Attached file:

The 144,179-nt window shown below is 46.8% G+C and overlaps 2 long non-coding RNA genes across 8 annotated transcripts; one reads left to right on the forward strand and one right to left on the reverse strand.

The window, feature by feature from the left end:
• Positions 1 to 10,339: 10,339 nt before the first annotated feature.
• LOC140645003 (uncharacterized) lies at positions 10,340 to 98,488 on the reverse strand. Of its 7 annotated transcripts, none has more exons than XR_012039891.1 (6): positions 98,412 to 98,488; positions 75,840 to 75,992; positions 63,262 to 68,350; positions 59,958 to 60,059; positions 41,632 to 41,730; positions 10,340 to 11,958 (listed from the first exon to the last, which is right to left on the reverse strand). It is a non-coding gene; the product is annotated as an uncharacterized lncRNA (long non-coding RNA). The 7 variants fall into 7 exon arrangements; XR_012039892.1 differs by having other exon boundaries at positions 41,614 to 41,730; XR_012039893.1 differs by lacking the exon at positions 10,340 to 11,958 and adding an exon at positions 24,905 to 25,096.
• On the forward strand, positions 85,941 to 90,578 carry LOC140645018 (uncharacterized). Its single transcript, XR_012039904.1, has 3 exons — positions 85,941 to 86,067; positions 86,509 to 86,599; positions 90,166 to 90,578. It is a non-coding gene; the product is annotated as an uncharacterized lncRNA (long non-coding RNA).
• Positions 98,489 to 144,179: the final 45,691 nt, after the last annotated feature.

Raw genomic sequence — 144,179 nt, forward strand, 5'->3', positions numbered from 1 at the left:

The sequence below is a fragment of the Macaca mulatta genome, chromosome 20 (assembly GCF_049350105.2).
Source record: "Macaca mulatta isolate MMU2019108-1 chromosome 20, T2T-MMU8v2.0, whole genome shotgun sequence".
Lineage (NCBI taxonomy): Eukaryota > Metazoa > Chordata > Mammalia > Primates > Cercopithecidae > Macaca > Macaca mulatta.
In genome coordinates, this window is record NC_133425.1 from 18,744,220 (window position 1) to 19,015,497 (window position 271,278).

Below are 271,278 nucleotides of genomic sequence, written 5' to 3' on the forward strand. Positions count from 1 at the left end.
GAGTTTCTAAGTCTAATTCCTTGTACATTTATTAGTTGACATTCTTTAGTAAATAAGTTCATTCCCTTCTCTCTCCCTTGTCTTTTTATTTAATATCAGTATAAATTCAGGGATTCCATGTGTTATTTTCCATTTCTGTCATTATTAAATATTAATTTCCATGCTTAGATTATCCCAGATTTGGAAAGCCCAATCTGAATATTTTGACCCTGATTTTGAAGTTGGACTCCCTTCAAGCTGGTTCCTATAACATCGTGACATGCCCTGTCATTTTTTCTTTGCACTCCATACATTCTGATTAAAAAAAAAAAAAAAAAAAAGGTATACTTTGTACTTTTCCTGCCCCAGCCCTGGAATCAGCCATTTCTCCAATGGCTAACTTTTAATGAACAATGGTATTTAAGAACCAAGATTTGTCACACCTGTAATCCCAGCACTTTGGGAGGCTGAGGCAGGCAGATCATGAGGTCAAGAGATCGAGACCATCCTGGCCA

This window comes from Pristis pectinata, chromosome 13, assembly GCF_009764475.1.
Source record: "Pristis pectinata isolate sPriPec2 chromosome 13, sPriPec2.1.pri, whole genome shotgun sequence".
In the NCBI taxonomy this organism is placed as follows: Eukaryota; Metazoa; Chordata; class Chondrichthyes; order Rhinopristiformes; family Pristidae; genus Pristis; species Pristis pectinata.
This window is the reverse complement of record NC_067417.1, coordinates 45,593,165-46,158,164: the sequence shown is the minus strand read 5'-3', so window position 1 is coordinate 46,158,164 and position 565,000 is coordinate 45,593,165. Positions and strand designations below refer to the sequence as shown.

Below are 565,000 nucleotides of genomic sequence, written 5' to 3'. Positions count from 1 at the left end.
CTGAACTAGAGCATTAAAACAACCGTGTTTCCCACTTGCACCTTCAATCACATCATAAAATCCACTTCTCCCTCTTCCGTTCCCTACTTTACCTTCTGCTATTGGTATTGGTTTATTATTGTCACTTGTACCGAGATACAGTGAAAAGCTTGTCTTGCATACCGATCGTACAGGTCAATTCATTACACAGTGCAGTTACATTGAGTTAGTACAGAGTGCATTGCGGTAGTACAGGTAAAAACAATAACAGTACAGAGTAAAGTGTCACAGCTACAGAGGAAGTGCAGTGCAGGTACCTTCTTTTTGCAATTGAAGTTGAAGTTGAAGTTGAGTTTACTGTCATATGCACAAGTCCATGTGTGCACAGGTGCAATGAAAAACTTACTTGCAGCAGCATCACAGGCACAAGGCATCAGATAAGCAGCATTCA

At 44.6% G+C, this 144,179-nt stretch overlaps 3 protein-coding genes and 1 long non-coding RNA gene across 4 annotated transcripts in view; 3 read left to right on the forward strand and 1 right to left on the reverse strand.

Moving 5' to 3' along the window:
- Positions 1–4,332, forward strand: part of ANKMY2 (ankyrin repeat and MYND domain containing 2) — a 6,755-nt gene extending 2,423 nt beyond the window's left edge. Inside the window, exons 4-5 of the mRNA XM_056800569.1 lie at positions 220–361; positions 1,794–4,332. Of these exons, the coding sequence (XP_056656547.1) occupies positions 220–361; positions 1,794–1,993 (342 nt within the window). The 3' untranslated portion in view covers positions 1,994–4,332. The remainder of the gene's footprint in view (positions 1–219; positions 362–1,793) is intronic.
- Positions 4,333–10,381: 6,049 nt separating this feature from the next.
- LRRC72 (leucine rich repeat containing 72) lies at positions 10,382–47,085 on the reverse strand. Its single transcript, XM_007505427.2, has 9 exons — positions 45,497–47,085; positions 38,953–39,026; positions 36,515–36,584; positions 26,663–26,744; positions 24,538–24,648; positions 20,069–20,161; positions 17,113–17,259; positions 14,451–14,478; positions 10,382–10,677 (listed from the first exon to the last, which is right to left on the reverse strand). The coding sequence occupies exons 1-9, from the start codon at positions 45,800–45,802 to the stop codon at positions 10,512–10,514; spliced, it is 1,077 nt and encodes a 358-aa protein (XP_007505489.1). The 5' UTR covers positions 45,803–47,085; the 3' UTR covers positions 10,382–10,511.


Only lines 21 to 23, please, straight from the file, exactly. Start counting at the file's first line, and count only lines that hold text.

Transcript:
Moving 5' to 3' along the window:
- Positions 1–4,332, forward strand: part of ANKMY2 (ankyrin repeat and MYND domain containing 2) — a 6,755-nt gene extending 2,423 nt beyond the window's left edge. Inside the window, exons 4-5 of the mRNA XM_056800569.1 lie at positions 220–361; positions 1,794–4,332. Of these exons, the coding sequence (XP_056656547.1) occupies positions 220–361; positions 1,794–1,993 (342 nt within the window). The 3' untranslated portion in view covers positions 1,994–4,332. The remainder of the gene's footprint in view (positions 1–219; positions 362–1,793) is intronic.
- Positions 4,333–10,381: 6,049 nt separating this feature from the next.